Important: reporting to no one sounds really fun and cool until it’s time to pay the bills. If you aren’t someone that can keep themselves on track and focused, freelancing may not be the choice. Make sure you’re realistic with yourself before you make this jump.
Traditional and Freelancing Jobs in Tech
No matter your selected field, tech boasts incredible flexibility and options so that you can find the one that works best for you. Check out some possibilities here and help us help you make the best choice.
Jobs in web development
Web development is probably one of tech’s most well-known fields and jobs are plentiful; tech is advancing rapidly and skilled professionals are in-demand.
Traditional web development jobs
If you choose to work at a company in web development, you’ll most likely be able to specialize and focus on becoming a back end or front end developer, forming part of a larger team with specific people to take on each role. If you work for a big company, you’ll also be able to move to different departments with your team, working on different projects constantly.
Freelance web development jobs
Freelancing as a web developer will mean your responsibilities are a bit wider, requiring you to be quick on your feet and meet the needs of the specific project on which you’re working at the moment. These roles are perfect for those who don’t want to limit themselves to a specific branch of web development and instead would like to be well-rounded within the field.
Jobs in data analytics
Everyone has data and everyone needs someone who’s ready to interpret that data; this is why data analytics’ demand is skyrocketing.
Traditional data analytics jobs
Corporate data analytics roles will probably have you analyzing data at a high level, reviewing overall company performance and statistics. Although you might be asked to work on smaller-level projects, you’ll most likely be reviewing past and current business data to draw conclusions about the company and improve decision-making.
Freelance data analytics jobs
Lots of companies don’t have the bandwidth to support full-time data analysts, but that doesn’t mean they don’t need the valuable insights provided by data analysts. In this case, companies will outsource their data analysis work to freelancers, who will deal on very specific projects that can vary significantly from company to company. If you work best with lower-level, problem-specific cases, working as a freelance data analyst could be the perfect choice.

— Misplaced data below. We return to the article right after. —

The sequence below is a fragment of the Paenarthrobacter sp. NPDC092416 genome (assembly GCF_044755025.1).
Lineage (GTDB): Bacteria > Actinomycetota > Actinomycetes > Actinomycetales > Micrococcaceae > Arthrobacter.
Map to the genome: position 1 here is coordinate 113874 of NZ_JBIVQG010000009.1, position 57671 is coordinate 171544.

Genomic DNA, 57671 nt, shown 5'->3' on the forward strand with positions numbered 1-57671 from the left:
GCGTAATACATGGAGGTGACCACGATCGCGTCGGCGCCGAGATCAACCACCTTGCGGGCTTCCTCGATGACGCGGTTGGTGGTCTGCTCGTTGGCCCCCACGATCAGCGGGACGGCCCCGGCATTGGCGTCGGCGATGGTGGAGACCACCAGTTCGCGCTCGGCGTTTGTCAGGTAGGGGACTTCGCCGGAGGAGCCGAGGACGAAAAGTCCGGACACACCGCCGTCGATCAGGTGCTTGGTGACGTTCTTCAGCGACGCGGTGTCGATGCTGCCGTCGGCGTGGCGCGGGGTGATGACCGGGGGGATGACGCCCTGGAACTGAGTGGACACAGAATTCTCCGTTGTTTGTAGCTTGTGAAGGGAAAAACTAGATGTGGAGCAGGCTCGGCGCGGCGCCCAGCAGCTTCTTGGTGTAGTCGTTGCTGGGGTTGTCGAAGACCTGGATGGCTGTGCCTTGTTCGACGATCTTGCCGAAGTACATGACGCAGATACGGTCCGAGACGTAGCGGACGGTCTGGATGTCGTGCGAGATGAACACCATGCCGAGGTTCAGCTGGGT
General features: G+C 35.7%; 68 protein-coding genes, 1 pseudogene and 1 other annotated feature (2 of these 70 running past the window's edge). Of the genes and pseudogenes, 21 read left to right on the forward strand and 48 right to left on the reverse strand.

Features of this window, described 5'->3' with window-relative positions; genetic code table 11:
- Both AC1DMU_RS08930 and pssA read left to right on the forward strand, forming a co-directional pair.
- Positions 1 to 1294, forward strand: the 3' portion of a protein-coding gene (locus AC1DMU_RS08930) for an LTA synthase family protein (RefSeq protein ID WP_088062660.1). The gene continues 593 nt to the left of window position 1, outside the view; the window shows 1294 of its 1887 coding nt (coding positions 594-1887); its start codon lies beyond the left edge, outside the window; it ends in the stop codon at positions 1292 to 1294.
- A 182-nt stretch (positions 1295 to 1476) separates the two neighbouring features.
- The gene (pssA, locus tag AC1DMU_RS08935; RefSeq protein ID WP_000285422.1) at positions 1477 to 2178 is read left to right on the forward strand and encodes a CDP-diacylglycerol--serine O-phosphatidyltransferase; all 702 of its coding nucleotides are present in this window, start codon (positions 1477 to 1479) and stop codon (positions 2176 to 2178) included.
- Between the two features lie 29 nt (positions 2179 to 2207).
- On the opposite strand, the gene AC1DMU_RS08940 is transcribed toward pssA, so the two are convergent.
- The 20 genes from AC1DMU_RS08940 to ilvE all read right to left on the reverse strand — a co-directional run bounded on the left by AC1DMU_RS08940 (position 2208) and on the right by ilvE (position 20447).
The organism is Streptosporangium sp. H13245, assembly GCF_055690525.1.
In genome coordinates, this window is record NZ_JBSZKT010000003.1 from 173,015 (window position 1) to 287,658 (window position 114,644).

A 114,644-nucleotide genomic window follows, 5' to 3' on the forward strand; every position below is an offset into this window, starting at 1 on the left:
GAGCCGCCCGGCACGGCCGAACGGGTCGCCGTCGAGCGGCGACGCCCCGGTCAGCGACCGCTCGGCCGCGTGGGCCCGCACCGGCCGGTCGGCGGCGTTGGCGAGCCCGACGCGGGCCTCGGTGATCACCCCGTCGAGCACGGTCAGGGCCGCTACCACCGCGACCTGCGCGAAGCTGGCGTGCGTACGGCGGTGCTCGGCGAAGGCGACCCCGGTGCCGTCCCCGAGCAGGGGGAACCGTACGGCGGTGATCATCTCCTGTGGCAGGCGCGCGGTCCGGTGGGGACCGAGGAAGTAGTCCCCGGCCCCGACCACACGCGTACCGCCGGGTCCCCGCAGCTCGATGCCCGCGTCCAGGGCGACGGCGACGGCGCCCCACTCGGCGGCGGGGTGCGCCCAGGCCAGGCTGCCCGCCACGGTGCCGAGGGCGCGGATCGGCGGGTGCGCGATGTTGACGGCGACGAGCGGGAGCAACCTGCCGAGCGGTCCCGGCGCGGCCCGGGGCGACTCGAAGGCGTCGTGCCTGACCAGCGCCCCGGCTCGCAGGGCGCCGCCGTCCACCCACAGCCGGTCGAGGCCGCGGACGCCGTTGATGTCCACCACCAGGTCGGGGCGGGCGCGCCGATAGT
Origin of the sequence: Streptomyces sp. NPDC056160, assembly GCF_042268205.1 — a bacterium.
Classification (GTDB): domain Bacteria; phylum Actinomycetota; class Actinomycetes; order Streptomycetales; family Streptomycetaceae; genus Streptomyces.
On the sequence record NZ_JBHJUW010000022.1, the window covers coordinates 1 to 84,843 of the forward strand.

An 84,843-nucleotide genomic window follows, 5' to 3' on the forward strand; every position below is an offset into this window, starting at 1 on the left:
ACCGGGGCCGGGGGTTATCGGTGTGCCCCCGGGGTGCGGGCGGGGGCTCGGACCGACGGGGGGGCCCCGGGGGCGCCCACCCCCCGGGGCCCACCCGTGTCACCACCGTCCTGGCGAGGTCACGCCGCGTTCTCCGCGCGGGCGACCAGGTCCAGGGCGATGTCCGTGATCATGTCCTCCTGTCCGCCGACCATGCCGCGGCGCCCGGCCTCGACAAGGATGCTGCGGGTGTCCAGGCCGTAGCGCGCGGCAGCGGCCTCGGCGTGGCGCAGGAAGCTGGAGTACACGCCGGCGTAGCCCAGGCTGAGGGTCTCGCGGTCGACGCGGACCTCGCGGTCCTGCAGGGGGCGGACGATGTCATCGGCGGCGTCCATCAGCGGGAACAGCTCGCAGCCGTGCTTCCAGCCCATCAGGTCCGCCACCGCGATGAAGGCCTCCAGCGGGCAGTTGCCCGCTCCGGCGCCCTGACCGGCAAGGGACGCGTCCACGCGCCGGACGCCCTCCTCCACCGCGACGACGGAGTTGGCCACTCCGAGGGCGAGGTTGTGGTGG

Jobs in UX/UI design
UX/UI designers are probably one of the most common types of freelancers, given that lots of companies prefer to hire designers for specific projects instead of keeping them in the company full-time. However, traditional roles do exist and are a great choice for those wanting a bit more stability.
Traditional UX/UI design jobs
Are you committed to working with one company, designing their brand from step one to the finished product? UX/UI designers who work full-time in house will have full control over the brand image, allowing you full creativity power. As an integral member of the team, you’ll also be able to work with other team members to fully analyze A/B tests or user experience reviews to continuously improve your product over time.
Freelance UX/UI design jobs
Do you prefer to harness your creativity over a wide range of projects, working on different things constantly? If so, freelancing as an UX/UI designer is probably the best choice for you. You’ll be able to seek out the projects that truly interest you and work short-term on specific assignments, always ready to take on the next, new challenge.
Jobs in cybersecurity
Technology is advancing fast, but so are cyber attacks and all companies, no matter the size, need both crisis prevention and recovery.
Traditional cybersecurity jobs
All companies need cybersecurity professionals to protect the company and user data from breaches and hacks and large companies in particular need to hire full-time, in-house professionals to ensure that their information and data are secure. These roles tend to be more preventative and instructive, helping to avoid future possibilities and assisting the entire company with their cyber safety.
Freelance cybersecurity jobs
If you’re interested in high-pressure, urgent issues, freelancing your skills as a cybersecurity professional could be the best choice. Most freelance cybersecurity professionals are hired to deal with a very specific task, such as in the case of a data breach or hack. If you work well on the fly, learning a company’s systems and solving problems quickly, this is a great choice for you.
No matter what you choose, you’ll find the right choice for you--and that’s the beauty of tech! You are free to pick the right role for you that works well with your personal life and your professional goals, without sacrificing either. Interested? Kickstart your new future in tech today.